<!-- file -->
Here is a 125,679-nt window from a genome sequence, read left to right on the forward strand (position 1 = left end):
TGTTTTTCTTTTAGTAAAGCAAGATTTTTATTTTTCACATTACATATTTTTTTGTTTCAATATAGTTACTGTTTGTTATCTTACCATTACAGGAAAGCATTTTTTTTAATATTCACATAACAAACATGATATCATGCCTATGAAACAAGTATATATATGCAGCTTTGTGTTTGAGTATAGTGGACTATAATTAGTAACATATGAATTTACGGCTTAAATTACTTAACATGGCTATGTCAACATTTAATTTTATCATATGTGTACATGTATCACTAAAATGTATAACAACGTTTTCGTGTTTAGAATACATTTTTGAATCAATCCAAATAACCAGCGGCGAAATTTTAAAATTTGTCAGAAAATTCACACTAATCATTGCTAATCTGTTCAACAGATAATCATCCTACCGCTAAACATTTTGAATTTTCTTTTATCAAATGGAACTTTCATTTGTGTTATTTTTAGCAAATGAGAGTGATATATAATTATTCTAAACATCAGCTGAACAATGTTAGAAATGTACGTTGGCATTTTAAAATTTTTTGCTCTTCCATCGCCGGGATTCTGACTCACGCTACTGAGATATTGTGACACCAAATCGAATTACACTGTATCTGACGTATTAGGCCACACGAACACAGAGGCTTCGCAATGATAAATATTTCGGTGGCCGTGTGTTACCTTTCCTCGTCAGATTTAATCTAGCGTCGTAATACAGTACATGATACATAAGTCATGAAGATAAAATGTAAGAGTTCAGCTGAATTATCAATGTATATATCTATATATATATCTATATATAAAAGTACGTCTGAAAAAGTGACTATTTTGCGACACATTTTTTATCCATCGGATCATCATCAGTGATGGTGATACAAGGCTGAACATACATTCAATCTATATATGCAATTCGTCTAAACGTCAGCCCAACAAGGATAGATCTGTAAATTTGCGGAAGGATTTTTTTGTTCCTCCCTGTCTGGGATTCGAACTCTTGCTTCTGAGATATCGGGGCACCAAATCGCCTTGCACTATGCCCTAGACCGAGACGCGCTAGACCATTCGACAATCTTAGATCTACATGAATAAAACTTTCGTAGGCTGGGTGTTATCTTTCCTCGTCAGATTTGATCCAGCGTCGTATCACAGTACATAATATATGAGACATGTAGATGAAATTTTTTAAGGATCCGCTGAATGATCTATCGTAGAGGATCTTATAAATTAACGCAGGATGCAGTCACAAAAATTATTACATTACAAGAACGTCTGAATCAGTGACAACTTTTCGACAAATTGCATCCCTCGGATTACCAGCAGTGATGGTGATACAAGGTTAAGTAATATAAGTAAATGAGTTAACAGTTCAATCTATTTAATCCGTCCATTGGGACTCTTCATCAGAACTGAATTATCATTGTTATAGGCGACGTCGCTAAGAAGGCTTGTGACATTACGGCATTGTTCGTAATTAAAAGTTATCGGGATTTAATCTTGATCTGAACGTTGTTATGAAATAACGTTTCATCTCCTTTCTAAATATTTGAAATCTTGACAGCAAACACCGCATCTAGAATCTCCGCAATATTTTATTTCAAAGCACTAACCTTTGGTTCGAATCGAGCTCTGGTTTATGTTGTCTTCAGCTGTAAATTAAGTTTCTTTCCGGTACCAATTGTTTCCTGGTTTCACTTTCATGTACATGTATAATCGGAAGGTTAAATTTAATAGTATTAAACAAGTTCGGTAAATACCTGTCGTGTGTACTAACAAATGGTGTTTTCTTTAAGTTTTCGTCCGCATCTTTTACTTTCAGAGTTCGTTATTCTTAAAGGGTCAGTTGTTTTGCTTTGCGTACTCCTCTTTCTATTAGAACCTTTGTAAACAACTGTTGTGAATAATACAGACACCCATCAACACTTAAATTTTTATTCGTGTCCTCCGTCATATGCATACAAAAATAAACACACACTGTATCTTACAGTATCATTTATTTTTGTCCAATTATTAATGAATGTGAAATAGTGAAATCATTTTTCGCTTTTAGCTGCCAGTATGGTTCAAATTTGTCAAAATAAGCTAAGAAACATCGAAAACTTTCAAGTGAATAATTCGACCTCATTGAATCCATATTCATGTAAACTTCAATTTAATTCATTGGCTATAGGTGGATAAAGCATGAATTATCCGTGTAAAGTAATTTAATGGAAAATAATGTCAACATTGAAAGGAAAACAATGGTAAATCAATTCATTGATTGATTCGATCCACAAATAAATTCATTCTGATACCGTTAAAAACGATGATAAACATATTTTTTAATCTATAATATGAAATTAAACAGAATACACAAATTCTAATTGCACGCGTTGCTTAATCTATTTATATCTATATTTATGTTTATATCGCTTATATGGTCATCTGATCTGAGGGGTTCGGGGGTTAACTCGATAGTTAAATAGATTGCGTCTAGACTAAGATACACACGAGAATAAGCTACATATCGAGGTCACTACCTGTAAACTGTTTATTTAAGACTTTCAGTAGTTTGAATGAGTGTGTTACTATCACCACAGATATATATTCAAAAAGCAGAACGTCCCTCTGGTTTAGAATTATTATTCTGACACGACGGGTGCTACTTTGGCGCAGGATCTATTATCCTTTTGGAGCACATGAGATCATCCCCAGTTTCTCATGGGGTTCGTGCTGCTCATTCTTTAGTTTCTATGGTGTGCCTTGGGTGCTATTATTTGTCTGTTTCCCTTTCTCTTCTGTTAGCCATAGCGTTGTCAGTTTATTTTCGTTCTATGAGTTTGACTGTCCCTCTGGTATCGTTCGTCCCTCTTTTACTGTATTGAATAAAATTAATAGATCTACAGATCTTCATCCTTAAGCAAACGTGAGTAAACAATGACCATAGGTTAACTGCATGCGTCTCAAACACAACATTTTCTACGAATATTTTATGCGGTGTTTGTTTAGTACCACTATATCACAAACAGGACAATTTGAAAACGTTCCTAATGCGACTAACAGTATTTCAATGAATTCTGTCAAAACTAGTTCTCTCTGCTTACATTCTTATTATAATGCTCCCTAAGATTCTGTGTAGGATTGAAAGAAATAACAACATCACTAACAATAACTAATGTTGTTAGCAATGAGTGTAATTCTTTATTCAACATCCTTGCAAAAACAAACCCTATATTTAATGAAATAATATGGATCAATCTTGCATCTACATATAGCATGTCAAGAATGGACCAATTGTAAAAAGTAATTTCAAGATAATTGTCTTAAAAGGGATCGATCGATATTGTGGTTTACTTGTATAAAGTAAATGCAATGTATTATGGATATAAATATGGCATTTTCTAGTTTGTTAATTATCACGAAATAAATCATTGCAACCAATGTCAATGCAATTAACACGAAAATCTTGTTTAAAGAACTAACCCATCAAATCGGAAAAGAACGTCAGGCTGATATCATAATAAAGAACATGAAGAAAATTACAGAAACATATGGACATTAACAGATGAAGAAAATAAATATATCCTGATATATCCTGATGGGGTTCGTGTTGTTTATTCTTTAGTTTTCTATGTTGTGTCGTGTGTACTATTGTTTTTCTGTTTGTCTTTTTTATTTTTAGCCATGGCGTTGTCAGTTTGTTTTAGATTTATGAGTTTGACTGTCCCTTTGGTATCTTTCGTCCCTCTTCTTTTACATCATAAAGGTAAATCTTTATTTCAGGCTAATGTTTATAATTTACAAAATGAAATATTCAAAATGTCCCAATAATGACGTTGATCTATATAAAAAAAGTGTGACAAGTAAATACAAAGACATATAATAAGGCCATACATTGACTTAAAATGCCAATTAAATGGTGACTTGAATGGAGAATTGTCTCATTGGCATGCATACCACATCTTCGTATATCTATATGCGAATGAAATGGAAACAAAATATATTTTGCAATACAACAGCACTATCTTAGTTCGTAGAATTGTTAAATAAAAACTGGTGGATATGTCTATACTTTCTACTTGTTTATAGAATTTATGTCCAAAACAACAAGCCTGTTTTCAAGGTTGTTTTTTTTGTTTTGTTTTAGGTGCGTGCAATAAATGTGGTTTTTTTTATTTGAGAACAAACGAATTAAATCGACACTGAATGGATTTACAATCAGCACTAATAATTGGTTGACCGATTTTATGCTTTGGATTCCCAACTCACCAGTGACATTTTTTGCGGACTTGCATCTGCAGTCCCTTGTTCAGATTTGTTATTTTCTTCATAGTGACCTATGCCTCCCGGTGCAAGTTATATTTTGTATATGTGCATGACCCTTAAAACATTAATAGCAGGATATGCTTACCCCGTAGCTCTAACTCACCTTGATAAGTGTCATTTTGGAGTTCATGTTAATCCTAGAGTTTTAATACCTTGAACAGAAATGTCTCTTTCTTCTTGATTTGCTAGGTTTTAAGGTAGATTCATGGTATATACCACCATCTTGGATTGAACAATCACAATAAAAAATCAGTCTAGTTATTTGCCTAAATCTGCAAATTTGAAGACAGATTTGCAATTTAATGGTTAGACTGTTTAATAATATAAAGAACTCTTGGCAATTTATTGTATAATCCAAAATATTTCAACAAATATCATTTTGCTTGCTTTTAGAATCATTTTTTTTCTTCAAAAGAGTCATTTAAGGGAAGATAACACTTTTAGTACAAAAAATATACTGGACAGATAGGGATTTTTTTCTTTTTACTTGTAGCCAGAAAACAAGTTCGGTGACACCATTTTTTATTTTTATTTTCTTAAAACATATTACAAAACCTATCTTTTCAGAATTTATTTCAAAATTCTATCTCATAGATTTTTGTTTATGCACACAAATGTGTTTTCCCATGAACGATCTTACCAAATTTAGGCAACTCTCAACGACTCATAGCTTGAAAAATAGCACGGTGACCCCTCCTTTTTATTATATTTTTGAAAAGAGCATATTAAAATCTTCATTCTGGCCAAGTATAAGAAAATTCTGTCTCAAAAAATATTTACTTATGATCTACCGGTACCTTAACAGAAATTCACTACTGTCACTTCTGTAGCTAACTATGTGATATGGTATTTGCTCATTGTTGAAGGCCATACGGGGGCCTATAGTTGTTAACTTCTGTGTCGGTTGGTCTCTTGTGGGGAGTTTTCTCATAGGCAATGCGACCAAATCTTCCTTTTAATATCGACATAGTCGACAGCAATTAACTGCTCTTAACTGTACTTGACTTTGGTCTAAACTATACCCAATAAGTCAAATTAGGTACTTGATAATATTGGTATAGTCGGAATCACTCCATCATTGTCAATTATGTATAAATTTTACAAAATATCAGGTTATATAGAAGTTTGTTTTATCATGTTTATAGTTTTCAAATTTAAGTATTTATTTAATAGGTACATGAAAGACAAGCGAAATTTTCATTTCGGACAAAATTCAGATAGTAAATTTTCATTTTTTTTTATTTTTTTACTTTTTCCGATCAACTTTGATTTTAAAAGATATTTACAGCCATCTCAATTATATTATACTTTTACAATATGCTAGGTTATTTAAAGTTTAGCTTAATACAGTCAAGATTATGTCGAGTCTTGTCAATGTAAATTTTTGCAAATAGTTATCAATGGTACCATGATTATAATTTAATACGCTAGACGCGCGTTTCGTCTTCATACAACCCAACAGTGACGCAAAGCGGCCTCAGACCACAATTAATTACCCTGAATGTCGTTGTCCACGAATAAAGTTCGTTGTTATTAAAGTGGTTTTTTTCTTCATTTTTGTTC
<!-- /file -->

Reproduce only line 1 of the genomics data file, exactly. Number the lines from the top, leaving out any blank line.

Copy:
Here is a 125,679-nt window from a genome sequence, read left to right on the forward strand (position 1 = left end):